Dendritic cell-based vaccination in metastatic melanoma patients: Phase II clinical trial

Chie Oshita, Masako Takikawa, Akiko Kume, Haruo Miyata, Tadashi Ashizawa, Akira Iizuka, Yoshio Kiyohara, Shusuke Yoshikawa, Ryuji Tanosaki, Naoya Yamazaki, Akifumi Yamamoto, Kazutoh Takesako, Ken Yamaguchi, Yasuto Akiyama

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Abstract

Metastatic and chemoresistant melanoma can be a good target of immunotherapy because it is an intractable cancer with a very poor prognosis. Previously, we tested a dendritic cell (DC)-based phase I vaccine, and confirmed that it was safe. In the present study, we performed a phase II trial of a DC vaccine for metastatic melanoma patients with mainly the HLA-A24 genotype, and investigated the efficacy of the vaccine. Twenty-four patients with metastatic melanoma were enrolled into a phase II study of DC-based immunotherapy. The group included 19 HLA-A24-positive (A*2402) patients and 3 HLA-A2-positive (A*0201) patients. The protocol for DC production was similar to that in the phase I trial. Briefly, a cocktail of 5 melanoma-associated synthetic peptides (gp100, tyrosinase, MAGE-A2, MAGE-A3 and MART-1 or MAGE-A1) restricted to HLA-A2 or A24 and KLH were used for DC pulsing. Finally, DCs were injected subcutaneously (s.c.) into the inguinal region in the dose range of 1-5×107 per shot. The DC ratio (lin-HLA-DR+) of the vaccine was 38.1±13.3% and the frequency of CD83+ DCs was 25.7±20.8%. Other parameters regarding DC processing were not different from phase I. Immune response-related parameters including the ELISPOT assay, DTH reaction to peptide or KLH, DC injection numbers were shown to be related to a good prognosis. The ELISPOT reaction was positive in 75% of the patients vaccinated. The increase of anti-melanoma antigen antibody titer before vaccination was also shown to be a prognosis factor, but that post-vaccination was not. Based on immunohistochemical analysis, CD8 and IL-17 were not involved in the prognosis. Adverse effects of more than grade III were not seen. Overall survival analysis revealed a significant survival prolongation effect in DC-given melanoma patients. These results suggest that peptide cocktail-treated DC vaccines may be a safe and effective therapy against metastatic melanoma in terms of prolongation of overall survival time.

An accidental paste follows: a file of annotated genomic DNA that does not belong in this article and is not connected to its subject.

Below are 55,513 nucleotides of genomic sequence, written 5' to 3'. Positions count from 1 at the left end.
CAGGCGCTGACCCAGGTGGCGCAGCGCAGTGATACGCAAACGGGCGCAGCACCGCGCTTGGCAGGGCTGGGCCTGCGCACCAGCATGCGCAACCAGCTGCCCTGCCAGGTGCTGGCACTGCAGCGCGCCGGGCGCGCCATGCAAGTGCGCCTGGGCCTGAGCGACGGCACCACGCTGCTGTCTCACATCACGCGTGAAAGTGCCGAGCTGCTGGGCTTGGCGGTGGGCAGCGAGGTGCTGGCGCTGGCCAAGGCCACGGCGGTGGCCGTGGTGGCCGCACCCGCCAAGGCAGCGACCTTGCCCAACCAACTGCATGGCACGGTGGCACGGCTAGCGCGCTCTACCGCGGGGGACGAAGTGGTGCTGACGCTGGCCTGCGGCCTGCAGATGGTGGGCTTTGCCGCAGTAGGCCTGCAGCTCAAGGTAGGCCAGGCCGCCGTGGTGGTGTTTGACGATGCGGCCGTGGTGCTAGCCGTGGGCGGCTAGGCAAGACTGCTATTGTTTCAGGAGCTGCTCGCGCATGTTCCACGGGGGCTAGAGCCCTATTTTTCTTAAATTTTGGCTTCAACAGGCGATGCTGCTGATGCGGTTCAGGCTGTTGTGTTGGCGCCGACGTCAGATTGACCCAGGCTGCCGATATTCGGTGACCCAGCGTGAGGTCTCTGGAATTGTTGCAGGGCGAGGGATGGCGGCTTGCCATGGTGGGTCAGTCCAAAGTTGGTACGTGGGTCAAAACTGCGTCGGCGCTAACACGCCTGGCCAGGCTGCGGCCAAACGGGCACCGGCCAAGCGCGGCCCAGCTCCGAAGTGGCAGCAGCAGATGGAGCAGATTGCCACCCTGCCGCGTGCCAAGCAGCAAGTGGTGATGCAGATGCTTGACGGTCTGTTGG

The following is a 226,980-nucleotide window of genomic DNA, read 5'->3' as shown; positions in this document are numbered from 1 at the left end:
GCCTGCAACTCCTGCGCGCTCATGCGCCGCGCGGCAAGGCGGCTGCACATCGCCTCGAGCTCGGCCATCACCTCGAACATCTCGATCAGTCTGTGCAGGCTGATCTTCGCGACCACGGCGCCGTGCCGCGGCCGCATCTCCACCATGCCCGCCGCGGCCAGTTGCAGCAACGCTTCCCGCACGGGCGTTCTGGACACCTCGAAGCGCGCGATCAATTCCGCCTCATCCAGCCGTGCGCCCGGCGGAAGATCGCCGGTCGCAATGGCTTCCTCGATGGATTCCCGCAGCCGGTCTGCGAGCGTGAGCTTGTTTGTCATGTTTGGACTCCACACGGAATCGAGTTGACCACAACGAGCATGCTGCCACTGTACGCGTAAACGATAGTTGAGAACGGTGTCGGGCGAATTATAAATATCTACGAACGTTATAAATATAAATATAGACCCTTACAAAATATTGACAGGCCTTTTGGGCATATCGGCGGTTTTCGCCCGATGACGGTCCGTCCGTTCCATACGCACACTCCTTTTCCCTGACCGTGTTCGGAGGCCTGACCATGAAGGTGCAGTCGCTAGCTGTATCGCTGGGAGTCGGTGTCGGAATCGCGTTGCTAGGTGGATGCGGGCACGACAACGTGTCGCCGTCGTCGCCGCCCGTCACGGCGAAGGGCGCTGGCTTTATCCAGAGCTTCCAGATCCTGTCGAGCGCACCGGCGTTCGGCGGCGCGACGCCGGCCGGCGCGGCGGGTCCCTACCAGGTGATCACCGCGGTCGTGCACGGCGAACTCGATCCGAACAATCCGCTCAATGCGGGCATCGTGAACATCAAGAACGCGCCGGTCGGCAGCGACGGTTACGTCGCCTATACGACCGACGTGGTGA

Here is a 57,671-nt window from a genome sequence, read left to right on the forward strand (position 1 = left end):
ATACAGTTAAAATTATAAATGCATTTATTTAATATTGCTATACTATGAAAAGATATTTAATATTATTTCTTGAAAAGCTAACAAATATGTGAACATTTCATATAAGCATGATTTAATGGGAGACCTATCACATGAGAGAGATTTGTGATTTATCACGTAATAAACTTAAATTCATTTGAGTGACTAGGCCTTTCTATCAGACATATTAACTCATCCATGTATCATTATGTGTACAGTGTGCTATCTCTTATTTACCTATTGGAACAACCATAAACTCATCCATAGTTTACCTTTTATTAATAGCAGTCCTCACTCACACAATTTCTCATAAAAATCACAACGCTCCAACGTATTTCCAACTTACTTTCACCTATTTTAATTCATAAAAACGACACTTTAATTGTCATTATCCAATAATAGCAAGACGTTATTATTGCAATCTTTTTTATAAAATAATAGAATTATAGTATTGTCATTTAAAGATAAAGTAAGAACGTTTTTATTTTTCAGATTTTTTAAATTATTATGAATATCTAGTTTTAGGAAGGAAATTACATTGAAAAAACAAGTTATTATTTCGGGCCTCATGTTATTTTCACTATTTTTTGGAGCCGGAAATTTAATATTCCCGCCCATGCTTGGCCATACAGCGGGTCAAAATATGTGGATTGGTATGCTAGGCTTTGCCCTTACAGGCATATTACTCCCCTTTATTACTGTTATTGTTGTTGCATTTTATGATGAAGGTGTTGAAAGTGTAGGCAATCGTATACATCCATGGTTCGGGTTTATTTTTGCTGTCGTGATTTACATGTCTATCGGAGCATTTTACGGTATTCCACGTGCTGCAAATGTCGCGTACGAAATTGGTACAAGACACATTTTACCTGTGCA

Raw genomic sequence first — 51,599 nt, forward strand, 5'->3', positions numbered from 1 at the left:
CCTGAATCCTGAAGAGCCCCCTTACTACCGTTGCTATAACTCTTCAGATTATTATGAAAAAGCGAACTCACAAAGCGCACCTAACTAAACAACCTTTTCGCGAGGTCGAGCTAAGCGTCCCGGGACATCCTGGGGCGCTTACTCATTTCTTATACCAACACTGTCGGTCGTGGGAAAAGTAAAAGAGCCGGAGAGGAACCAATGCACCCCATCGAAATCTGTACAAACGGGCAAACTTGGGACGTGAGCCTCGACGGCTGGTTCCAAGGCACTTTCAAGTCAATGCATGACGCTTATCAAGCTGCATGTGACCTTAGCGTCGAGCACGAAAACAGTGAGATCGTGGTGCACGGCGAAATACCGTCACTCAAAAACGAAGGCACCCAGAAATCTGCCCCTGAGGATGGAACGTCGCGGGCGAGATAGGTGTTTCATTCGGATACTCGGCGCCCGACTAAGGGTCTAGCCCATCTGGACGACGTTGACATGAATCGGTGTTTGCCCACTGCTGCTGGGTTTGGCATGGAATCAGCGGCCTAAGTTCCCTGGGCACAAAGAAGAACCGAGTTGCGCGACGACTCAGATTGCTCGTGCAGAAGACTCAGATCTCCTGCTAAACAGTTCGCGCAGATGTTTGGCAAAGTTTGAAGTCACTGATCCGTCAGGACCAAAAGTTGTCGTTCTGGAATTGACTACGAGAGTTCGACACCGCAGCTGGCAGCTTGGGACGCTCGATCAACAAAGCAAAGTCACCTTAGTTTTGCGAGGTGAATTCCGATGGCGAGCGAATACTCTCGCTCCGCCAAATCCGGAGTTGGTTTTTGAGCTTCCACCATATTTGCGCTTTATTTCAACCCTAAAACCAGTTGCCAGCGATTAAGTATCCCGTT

Original languageEnglish
Pages (from-to)1131-1138
Number of pages8
JournalOncology reports
Volume28
Issue number4
DOIs
Publication statusPublished - 2012 Oct 1
Externally publishedYes

Keywords

  • Dendritic cell
  • HLA-A24
  • Immunotherapy
  • Metastatic melanoma
  • Overall survival

ASJC Scopus subject areas

  • Oncology
  • Cancer Research

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  • Cite this

    Oshita, C., Takikawa, M., Kume, A., Miyata, H., Ashizawa, T., Iizuka, A., Kiyohara, Y., Yoshikawa, S., Tanosaki, R., Yamazaki, N., Yamamoto, A., Takesako, K., Yamaguchi, K., & Akiyama, Y. (2012). Dendritic cell-based vaccination in metastatic melanoma patients: Phase II clinical trial. Oncology reports, 28(4), 1131-1138. https://doi.org/10.3892/or.2012.1956